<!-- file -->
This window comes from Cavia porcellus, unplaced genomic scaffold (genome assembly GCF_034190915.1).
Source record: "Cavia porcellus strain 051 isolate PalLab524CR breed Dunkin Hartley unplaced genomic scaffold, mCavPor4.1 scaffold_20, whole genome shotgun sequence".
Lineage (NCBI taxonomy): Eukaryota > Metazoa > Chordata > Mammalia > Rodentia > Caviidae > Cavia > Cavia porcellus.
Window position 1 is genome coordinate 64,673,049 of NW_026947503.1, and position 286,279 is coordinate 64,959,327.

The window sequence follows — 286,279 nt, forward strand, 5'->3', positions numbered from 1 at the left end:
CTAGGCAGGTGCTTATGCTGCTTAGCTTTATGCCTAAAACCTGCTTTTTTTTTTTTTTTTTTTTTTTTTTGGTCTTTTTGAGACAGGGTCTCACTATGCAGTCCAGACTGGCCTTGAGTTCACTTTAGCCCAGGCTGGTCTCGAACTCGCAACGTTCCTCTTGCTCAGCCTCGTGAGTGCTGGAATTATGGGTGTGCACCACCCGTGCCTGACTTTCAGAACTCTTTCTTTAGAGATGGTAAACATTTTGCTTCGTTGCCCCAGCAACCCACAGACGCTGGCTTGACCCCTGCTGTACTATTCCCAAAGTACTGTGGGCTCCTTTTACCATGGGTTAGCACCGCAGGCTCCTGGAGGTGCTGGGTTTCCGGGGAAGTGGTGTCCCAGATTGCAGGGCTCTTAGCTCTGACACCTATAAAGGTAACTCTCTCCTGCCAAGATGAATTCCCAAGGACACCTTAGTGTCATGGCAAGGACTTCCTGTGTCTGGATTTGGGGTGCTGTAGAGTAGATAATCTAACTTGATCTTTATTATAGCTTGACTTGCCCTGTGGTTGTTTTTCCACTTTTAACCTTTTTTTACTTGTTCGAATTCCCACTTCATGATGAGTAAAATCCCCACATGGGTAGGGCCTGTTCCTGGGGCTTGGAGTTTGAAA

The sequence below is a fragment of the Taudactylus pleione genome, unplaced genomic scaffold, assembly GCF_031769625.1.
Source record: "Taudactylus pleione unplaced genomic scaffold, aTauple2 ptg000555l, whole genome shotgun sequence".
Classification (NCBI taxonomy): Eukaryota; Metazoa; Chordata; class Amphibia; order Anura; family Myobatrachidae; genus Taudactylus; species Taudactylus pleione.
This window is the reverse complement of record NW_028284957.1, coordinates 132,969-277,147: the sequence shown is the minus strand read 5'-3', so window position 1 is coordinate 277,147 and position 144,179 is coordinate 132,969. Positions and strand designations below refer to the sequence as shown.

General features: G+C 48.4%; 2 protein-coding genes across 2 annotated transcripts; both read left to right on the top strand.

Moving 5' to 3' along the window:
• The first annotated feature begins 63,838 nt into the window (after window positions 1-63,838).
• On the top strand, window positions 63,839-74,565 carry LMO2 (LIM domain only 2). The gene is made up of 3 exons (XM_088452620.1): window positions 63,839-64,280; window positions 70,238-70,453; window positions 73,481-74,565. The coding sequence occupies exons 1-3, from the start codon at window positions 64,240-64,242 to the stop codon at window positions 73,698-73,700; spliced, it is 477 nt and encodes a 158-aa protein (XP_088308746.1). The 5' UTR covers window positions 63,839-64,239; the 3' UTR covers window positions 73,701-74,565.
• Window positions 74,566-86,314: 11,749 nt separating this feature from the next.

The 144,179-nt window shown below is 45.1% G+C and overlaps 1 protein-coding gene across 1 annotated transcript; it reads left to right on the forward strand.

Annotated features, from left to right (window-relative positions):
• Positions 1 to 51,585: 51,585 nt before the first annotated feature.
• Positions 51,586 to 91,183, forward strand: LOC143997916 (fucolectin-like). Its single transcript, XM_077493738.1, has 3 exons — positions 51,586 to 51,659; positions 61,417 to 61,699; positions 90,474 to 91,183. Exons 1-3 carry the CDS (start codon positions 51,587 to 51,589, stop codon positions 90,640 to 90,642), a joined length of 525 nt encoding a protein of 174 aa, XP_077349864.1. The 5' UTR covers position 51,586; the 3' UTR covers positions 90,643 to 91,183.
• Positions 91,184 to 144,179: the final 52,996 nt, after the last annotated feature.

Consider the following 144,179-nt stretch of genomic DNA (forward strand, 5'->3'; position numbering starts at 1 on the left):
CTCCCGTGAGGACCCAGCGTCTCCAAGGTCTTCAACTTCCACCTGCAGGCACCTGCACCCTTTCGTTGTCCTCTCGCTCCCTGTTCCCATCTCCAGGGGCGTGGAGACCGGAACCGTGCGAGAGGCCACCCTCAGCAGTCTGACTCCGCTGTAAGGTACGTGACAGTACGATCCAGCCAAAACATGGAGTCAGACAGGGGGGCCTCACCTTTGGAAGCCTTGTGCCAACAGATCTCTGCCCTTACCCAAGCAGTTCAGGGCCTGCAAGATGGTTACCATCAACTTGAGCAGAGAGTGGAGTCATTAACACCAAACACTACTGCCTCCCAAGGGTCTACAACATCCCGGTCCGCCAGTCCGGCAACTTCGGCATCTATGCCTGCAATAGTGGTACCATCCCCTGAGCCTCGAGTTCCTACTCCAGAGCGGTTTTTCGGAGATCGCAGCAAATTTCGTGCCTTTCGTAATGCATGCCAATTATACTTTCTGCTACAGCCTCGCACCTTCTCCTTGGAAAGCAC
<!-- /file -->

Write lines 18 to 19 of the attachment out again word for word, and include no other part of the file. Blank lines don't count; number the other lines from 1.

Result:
• Positions 1 to 51,585: 51,585 nt before the first annotated feature.
• Positions 51,586 to 91,183, forward strand: LOC143997916 (fucolectin-like). Its single transcript, XM_077493738.1, has 3 exons — positions 51,586 to 51,659; positions 61,417 to 61,699; positions 90,474 to 91,183. Exons 1-3 carry the CDS (start codon positions 51,587 to 51,589, stop codon positions 90,640 to 90,642), a joined length of 525 nt encoding a protein of 174 aa, XP_077349864.1. The 5' UTR covers position 51,586; the 3' UTR covers positions 90,643 to 91,183.